Bee health

Area of Expertise:
Services:

AFBI provides scientific and laboratory support to the Department of Agriculture, Environment and Rural Affairs (DAERA) bee health inspectorate.

AFBI support

European honey bee
Support includes identification and diagnosis of a number of pests and diseases:

  • American and European foulbrood (Paenibacillus larvae and Melissococcus eplutonius) (notifiable diseases)
  • Varroa mite (Varroa destructor). This parasitic mite was first detected in the UK in 1992 and Northern Ireland in 2002. Varroa is no longer a statutory pest and therefore, no inspections are carried out specifically for it. Nevertheless due to its impact on the industry, this parasite’s prevalence and management remain an integral aspect of bee health strategies.
  • Acarine disease (Acarapsis woodi)
  • Nosema (Nosema apis)

Less common diseases include: viruses (sac brood, Acute Paralysis Virus, Chronic Paralysis Virus) and fungal diseases such as chalkbrood (Ascosphaera apis) and stonebrood (Aspergillus flavus).

Among the potential threats facing beekeeping in Northern Ireland are:

  • Small hive beetle (Aethina tumida), which is native to Africa but has spread to USA and Australia.
  • Tropilaelaps mites (T. clareae and T. keonigerum).

Both of the above are notifiable pests. In the case of imported queen bees, AFBI provides laboratory examinations of attendant bees and packaging to ensure imports are pest and disease free.

  • Resistance of varroa to synthetic pyrethroids
  • Colony collapse disorder (CCD)

The statutory aspects of this work are carried out under The Bee Diseases and Pests Control Order (Northern Ireland) 2007.

Colony collapse disorder

Bee hives at AFBI Loughgall
One area of particular concern is the phenomena of colony collapse disorder (CCD). This was first reported in the United States in 2006 and is evident by the sudden loss of adult honeybees from otherwise apparently healthy colonies. The cause of CCD is still unknown and consequently, there has been much speculation. A whole range of suspects have been mooted (e.g. stress, pesticides, GM crops) with little real evidence. However, as there is some evidence that CCD can be transmitted on contaminated equipment, suspicions have fallen on an infectious agent. Although there is no proven causal relationship, there is a correlation between the presence of Israeli Acute Paralysis Virus and CCD.

Honeybee colonies do from time-to-time fail, particularly with the changeable weather during this year (periods of mild weather can stimulate the bees to emerge, only to subsequently suffer if there is a cold snap). If a colony does fail, it is only natural that beekeepers will fear the cause is CCD. However, at this stage, CCD has not been confirmed in Ireland or Great Britain.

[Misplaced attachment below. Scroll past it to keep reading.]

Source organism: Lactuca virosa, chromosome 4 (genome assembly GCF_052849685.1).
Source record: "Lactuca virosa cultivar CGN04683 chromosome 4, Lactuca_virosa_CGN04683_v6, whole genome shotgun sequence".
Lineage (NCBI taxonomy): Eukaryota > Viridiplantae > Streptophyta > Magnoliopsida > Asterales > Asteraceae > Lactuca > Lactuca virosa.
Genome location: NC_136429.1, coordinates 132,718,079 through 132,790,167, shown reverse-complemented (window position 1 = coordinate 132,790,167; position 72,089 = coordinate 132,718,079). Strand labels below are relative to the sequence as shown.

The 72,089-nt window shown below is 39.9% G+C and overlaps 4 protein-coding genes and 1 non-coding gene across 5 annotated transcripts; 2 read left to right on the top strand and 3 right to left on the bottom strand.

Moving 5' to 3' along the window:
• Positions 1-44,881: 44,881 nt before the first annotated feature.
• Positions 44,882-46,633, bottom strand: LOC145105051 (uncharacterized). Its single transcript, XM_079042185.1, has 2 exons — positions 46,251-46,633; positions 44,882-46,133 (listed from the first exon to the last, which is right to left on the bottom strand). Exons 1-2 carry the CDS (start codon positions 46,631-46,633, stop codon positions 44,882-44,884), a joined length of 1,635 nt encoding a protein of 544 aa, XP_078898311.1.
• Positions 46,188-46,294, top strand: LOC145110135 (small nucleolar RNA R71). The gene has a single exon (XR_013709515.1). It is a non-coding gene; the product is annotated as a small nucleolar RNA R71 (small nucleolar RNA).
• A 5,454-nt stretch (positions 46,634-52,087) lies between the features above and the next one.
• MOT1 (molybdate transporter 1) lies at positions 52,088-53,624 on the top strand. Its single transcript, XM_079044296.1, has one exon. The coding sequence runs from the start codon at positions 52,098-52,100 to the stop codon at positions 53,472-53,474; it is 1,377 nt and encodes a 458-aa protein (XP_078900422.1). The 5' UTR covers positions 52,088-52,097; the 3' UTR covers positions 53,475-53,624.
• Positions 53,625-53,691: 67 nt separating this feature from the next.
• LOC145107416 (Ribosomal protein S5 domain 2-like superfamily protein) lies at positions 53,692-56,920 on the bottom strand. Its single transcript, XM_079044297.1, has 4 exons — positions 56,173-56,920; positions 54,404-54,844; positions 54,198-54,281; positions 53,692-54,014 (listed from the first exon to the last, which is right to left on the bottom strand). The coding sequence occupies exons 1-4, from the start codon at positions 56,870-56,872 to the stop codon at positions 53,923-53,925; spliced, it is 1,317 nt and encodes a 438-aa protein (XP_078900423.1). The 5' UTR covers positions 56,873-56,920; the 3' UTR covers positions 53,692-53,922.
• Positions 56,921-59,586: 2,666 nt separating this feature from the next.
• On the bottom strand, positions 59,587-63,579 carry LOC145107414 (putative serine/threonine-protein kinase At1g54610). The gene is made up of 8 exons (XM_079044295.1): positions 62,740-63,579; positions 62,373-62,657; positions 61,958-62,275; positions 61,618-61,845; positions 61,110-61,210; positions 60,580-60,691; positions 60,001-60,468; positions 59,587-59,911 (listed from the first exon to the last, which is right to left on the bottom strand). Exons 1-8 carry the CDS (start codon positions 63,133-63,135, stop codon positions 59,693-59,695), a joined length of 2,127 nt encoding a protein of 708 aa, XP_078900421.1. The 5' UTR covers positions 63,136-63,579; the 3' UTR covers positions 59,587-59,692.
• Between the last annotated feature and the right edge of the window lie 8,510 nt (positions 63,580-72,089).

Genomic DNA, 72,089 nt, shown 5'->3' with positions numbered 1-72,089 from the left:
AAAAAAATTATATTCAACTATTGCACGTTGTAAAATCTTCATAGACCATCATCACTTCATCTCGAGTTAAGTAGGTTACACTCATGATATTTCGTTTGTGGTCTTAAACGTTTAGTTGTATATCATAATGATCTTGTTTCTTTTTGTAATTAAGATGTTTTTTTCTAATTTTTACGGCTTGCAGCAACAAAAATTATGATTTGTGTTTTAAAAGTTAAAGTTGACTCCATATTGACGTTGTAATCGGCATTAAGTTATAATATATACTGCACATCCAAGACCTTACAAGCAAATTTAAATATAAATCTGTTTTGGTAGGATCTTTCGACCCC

Bee research

Within AFBI, our work on honeybees has mainly been statutory although we keep up-to-date with research developments through liaison with the National Bee Unit at the Central Science Laboratory York, Dr Rob Paxton’s bee research group at Queen’s University, Belfast, the Bee Research Unit at Teagasc and discussions with local beekeeping organisations.

National Insect Week

National Insect Week encourages people of all ages to learn more about insects. Every two years, the Royal Entomological Society organises the week, supported by a large number of partner organisations with interests in the science, natural history and conservation of insects.

National Insect Week 18-24 June 2018. You can see the website here:

2018 Honeybee husbandry survey

Survey can be downloaded HERE

Previous honeybee husbandry surveys

In 2009 - 2013, AFBI conducted a survey for all Bee Keepers in Northern Ireland to obtain information on current honeybee husbandry practices in Northern Ireland and to provide baseline data on bee health. 

The survey was based on and was in conjunction with a national survey conducted by the National Bee Unit at the Central Science Laboratory, York. The reports for these surveys are available at the link below.

 

All-island pollinator plan

AFBI was involved in the creation of an all-island pollinator plan, which can be viewed or downloaded here

All-island pollinator plan

Contact

For more information contact:

Bee health